Creating a dog friendly garden
Make your garden secure
One of the first things to think about before you let your dog out in the garden is how secure it is. Check all your fences and hedges, especially for any gaps that could be tempting for a dog to investigate and dig. Fences in the garden need to be high enough to stop your dog from being able to jump over.
Unfortunately, the recent sharp rise in dog theft is another reason to make sure your garden is secure, and ideally, ensure that your dog is not visible. Think carefully before adding a ‘Max lives here, please close the gate’ sign – while safety is, of course, important, alerting passers-by to the fact that a dog lives at your house may make them a target.
When planning your garden, it’s worth spending some time finding out about dog safe plants for your outdoor space. There are lots of beautiful dog safe flowers and plants such as roses and honeysuckle, however, there are also some very common garden plants that are toxic to dogs, including daffodils and tomato plants. If you think your dog might have consumed any toxic plants, contact your vet straightaway for advice.
Not only do you need to think about eliminating poisonous plants for dogs, it’s also worth looking at plants that will stand up to dogs running through them, large wagging tails – not to mention digging! Depending on your space, you might be able to include paths for an easier route through the garden, and creating raised beds provides some protection for more delicate plants. You could even make a dog play area, using sand or bark.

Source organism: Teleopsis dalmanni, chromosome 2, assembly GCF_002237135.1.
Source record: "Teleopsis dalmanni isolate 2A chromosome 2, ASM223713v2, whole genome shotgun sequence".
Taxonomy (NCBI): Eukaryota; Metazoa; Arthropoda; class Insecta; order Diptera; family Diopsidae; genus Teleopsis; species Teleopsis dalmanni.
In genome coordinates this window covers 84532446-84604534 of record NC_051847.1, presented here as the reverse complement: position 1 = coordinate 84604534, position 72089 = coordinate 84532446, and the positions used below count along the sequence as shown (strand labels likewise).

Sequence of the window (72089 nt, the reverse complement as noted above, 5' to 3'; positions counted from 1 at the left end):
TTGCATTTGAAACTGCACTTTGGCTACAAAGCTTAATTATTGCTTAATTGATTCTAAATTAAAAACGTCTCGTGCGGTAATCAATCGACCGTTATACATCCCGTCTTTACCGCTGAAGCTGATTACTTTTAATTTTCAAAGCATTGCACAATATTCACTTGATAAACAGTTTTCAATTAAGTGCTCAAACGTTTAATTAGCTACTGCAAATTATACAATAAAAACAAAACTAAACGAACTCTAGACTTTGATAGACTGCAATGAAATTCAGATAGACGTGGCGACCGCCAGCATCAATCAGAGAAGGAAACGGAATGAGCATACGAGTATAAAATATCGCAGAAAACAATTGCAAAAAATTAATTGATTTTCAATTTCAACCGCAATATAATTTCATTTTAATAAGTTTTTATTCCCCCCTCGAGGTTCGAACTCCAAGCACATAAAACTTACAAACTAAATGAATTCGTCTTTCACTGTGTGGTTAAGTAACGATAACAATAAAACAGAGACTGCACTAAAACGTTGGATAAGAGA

Dog safe garden tips
- Don’t let your dog eat slugs or snails. Infected slugs and snails can cause your dog to contract lungworm. Additionally, they may have consumed slug pellets, which are highly toxic to dogs
- Keep any sheds or outbuildings secure – particularly if you are storing any chemicals, fuel or dangerous tools
- Avoid using any chemicals on your plants or in ponds to prevent the possibility of your dog accidentally eating or drinking anything they shouldn’t
- If you have a compost bin, keep it secure and closed – your dog might be tempted to investigate decomposing food, some of which could be harmful
- Tidy up clippings and garden debris promptly when gardening
- Regularly pick up acorns and conkers during the autumn
With all these tips considered, you and your dog can have hours of safe playtime together in your garden, all year round!
If you have an Agria Pet Insurance policy, you can download the Agria Vet Guide for veterinary help 24/7.
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